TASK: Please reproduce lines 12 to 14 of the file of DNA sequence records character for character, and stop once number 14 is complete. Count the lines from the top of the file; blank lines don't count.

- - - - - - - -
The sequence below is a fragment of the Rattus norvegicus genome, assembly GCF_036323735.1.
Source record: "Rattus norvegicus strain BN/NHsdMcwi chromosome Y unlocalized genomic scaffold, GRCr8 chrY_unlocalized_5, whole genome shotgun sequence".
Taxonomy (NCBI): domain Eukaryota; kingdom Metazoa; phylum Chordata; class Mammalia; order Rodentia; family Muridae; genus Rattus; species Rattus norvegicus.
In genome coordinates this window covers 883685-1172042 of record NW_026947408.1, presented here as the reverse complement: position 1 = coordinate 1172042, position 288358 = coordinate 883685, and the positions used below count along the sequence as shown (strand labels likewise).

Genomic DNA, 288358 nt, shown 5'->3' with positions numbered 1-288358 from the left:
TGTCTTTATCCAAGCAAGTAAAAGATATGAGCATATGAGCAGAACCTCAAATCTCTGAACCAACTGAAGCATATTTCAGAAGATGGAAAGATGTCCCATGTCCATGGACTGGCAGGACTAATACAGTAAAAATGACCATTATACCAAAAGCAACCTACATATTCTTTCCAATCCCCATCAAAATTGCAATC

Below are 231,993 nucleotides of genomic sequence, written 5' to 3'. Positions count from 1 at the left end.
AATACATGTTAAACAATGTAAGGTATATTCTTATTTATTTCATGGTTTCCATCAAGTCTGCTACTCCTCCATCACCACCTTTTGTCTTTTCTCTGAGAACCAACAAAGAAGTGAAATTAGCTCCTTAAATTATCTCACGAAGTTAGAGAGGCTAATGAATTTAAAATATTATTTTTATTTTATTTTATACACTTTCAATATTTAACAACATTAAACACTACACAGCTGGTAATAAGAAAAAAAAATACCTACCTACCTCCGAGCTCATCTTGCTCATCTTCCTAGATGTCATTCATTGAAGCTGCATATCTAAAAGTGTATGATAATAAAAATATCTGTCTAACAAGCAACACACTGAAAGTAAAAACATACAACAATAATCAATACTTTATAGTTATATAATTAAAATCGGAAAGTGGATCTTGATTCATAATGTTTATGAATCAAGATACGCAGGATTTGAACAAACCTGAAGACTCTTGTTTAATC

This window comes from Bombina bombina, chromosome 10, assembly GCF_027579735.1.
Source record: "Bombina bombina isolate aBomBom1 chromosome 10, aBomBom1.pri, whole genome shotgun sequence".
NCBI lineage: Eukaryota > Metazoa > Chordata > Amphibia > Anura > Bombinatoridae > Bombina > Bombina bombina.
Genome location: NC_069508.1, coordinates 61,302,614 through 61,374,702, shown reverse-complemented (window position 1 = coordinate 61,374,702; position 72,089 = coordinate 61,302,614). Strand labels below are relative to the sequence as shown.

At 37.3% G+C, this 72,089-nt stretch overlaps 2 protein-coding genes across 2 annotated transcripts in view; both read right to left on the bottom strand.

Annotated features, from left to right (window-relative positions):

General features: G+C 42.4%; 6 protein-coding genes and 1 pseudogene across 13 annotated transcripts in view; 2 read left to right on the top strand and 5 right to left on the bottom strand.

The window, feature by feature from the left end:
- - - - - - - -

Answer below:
Genome location: NC_069508.1, coordinates 61,302,614 through 61,374,702, shown reverse-complemented (window position 1 = coordinate 61,374,702; position 72,089 = coordinate 61,302,614). Strand labels below are relative to the sequence as shown.

At 37.3% G+C, this 72,089-nt stretch overlaps 2 protein-coding genes across 2 annotated transcripts in view; both read right to left on the bottom strand.

Annotated features, from left to right (window-relative positions):